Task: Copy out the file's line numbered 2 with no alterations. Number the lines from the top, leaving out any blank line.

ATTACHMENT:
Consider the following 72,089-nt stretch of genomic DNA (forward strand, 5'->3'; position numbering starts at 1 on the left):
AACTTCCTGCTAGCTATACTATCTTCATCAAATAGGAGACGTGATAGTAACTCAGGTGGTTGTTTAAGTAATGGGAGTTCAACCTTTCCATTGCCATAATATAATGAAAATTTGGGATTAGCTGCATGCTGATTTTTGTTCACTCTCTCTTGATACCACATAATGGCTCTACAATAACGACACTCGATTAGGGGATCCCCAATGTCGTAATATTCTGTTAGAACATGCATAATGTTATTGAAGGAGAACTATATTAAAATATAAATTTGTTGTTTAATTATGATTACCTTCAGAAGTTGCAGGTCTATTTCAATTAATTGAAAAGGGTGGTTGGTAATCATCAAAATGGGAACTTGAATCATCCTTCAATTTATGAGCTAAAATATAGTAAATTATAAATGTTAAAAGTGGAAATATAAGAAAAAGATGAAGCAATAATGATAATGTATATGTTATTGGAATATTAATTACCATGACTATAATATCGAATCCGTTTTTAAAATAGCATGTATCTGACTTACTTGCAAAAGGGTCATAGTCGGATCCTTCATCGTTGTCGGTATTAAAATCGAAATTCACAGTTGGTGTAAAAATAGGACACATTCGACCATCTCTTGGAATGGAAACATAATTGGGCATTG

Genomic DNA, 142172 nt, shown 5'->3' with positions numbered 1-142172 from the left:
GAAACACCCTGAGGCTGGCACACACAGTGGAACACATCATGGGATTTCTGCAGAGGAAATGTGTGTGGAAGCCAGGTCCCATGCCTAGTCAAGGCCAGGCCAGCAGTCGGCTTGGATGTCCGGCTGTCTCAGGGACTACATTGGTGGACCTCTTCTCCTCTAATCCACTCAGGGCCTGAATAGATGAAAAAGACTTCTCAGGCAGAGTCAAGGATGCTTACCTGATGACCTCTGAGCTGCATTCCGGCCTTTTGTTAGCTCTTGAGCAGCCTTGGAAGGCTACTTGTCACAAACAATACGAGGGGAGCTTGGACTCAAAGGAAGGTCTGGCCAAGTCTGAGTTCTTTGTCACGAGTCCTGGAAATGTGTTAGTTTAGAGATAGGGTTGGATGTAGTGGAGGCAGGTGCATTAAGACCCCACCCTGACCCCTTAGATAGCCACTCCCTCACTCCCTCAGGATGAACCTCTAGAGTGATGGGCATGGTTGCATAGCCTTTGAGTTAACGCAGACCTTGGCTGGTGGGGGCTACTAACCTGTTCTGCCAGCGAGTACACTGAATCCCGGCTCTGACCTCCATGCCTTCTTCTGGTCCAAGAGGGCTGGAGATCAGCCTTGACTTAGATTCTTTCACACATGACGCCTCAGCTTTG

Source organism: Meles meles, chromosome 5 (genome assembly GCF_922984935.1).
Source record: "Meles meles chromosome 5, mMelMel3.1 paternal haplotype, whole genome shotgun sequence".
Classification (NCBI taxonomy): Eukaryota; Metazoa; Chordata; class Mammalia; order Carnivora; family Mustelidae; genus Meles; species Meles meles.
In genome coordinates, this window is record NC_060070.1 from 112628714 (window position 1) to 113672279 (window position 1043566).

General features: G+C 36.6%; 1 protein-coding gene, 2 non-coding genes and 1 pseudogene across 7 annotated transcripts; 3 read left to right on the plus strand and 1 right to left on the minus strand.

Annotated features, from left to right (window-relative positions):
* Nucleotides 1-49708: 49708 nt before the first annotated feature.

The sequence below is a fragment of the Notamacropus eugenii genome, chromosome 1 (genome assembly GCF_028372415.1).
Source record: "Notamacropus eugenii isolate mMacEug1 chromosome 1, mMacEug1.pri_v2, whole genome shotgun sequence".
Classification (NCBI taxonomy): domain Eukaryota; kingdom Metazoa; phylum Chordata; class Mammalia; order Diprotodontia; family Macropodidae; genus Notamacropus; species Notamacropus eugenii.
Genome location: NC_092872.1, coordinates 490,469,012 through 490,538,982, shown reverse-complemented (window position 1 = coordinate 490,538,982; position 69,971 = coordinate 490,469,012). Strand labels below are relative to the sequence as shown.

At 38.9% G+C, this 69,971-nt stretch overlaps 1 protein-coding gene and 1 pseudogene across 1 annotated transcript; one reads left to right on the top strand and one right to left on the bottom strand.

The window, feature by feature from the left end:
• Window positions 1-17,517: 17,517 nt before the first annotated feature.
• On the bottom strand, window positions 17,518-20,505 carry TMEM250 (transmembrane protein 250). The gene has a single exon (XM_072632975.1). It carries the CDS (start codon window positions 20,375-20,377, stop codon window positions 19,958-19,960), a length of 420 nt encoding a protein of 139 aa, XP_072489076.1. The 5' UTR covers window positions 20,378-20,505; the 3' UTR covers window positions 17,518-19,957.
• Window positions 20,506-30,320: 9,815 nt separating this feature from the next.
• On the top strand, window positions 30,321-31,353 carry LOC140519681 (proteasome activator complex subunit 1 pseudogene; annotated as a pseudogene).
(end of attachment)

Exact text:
AACTTCCTGCTAGCTATACTATCTTCATCAAATAGGAGACGTGATAGTAACTCAGGTGGTTGTTTAAGTAATGGGAGTTCAACCTTTCCATTGCCATAATATAATGAAAATTTGGGATTAGCTGCATGCTGATTTTTGTTCACTCTCTCTTGATACCACATAATGGCTCTACAATAACGACACTCGATTAGGGGATCCCCAATGTCGTAATATTCTGTTAGAACATGCATAATGTTATTGAAGGAGAACTATATTAAAATATAAATTTGTTGTTTAATTATGATTACCTTCAGAAGTTGCAGGTCTATTTCAATTAATTGAAAAGGGTGGTTGGTAATCATCAAAATGGGAACTTGAATCATCCTTCAATTTATGAGCTAAAATATAGTAAATTATAAATGTTAAAAGTGGAAATATAAGAAAAAGATGAAGCAATAATGATAATGTATATGTTATTGGAATATTAATTACCATGACTATAATATCGAATCCGTTTTTAAAATAGCATGTATCTGACTTACTTGCAAAAGGGTCATAGTCGGATCCTTCATCGTTGTCGGTATTAAAATCGAAATTCACAGTTGGTGTAAAAATAGGACACATTCGACCATCTCTTGGAATGGAAACATAATTGGGCATTG